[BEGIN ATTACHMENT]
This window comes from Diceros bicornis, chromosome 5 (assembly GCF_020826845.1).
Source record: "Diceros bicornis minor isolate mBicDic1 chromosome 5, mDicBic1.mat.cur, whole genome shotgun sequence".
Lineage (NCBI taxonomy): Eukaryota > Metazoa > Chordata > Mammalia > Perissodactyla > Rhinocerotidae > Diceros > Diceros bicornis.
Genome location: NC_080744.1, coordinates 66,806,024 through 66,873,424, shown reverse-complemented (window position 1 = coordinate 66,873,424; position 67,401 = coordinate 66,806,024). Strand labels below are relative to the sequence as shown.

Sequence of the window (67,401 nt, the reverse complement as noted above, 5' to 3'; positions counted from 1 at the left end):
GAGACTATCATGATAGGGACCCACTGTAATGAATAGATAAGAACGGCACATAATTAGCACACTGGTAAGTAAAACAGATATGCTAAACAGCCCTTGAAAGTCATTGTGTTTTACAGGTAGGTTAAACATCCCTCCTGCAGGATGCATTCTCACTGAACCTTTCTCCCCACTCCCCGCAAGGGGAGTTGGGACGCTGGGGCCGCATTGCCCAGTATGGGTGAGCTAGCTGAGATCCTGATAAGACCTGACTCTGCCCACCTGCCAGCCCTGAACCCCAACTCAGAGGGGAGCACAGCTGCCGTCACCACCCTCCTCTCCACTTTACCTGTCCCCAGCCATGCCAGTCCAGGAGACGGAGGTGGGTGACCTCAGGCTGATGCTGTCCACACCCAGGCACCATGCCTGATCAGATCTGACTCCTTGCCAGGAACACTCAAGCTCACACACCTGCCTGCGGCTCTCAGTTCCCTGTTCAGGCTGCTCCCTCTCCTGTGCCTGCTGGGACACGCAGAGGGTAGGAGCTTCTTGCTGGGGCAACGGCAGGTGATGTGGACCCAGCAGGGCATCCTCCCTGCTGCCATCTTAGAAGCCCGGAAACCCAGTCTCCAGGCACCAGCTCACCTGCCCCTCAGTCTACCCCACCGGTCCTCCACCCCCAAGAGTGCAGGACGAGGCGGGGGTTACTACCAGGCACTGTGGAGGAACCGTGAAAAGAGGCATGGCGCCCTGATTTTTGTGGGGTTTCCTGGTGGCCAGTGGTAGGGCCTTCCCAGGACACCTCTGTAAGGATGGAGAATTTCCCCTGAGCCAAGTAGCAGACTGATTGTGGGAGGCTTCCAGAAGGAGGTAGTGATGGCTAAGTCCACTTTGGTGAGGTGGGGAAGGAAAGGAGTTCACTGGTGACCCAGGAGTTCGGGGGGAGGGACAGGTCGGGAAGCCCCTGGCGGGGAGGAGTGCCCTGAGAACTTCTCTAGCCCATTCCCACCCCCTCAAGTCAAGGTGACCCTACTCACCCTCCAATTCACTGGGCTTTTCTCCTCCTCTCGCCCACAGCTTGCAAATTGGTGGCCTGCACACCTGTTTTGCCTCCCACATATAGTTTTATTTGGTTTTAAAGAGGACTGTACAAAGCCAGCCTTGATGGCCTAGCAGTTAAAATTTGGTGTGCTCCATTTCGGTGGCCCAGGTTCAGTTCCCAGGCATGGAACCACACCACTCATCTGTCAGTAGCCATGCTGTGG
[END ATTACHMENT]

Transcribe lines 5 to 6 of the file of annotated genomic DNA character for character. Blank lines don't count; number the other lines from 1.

Sequence of the window (67,401 nt, the reverse complement as noted above, 5' to 3'; positions counted from 1 at the left end):
GAGACTATCATGATAGGGACCCACTGTAATGAATAGATAAGAACGGCACATAATTAGCACACTGGTAAGTAAAACAGATATGCTAAACAGCCCTTGAAAGTCATTGTGTTTTACAGGTAGGTTAAACATCCCTCCTGCAGGATGCATTCTCACTGAACCTTTCTCCCCACTCCCCGCAAGGGGAGTTGGGACGCTGGGGCCGCATTGCCCAGTATGGGTGAGCTAGCTGAGATCCTGATAAGACCTGACTCTGCCCACCTGCCAGCCCTGAACCCCAACTCAGAGGGGAGCACAGCTGCCGTCACCACCCTCCTCTCCACTTTACCTGTCCCCAGCCATGCCAGTCCAGGAGACGGAGGTGGGTGACCTCAGGCTGATGCTGTCCACACCCAGGCACCATGCCTGATCAGATCTGACTCCTTGCCAGGAACACTCAAGCTCACACACCTGCCTGCGGCTCTCAGTTCCCTGTTCAGGCTGCTCCCTCTCCTGTGCCTGCTGGGACACGCAGAGGGTAGGAGCTTCTTGCTGGGGCAACGGCAGGTGATGTGGACCCAGCAGGGCATCCTCCCTGCTGCCATCTTAGAAGCCCGGAAACCCAGTCTCCAGGCACCAGCTCACCTGCCCCTCAGTCTACCCCACCGGTCCTCCACCCCCAAGAGTGCAGGACGAGGCGGGGGTTACTACCAGGCACTGTGGAGGAACCGTGAAAAGAGGCATGGCGCCCTGATTTTTGTGGGGTTTCCTGGTGGCCAGTGGTAGGGCCTTCCCAGGACACCTCTGTAAGGATGGAGAATTTCCCCTGAGCCAAGTAGCAGACTGATTGTGGGAGGCTTCCAGAAGGAGGTAGTGATGGCTAAGTCCACTTTGGTGAGGTGGGGAAGGAAAGGAGTTCACTGGTGACCCAGGAGTTCGGGGGGAGGGACAGGTCGGGAAGCCCCTGGCGGGGAGGAGTGCCCTGAGAACTTCTCTAGCCCATTCCCACCCCCTCAAGTCAAGGTGACCCTACTCACCCTCCAATTCACTGGGCTTTTCTCCTCCTCTCGCCCACAGCTTGCAAATTGGTGGCCTGCACACCTGTTTTGCCTCCCACATATAGTTTTATTTGGTTTTAAAGAGGACTGTACAAAGCCAGCCTTGATGGCCTAGCAGTTAAAATTTGGTGTGCTCCATTTCGGTGGCCCAGGTTCAGTTCCCAGGCATGGAACCACACCACTCATCTGTCAGTAGCCATGCTGTGG